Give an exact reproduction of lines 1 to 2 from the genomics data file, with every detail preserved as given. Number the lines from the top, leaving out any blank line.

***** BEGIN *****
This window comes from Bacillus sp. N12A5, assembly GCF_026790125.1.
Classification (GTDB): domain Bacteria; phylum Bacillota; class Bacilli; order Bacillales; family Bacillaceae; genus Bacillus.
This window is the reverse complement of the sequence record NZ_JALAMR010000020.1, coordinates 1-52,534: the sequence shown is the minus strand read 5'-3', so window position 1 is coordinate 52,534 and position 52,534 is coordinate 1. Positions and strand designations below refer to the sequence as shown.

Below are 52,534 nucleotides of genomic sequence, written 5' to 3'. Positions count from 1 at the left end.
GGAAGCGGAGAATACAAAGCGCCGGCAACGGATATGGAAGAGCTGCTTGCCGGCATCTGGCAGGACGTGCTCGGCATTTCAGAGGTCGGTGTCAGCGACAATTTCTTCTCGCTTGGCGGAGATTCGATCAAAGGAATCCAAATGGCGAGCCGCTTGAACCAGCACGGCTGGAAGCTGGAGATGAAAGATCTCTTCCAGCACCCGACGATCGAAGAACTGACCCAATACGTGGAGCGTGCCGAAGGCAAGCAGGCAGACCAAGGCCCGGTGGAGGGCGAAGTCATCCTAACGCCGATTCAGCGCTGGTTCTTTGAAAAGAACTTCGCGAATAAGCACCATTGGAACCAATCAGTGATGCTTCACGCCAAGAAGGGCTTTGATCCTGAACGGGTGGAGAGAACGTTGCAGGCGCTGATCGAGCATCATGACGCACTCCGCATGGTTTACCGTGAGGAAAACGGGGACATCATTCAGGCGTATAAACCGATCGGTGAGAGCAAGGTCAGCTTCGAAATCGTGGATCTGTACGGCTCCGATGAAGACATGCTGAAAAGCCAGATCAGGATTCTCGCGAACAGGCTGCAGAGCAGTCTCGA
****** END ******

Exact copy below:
This window comes from Bacillus sp. N12A5, assembly GCF_026790125.1.
Classification (GTDB): domain Bacteria; phylum Bacillota; class Bacilli; order Bacillales; family Bacillaceae; genus Bacillus.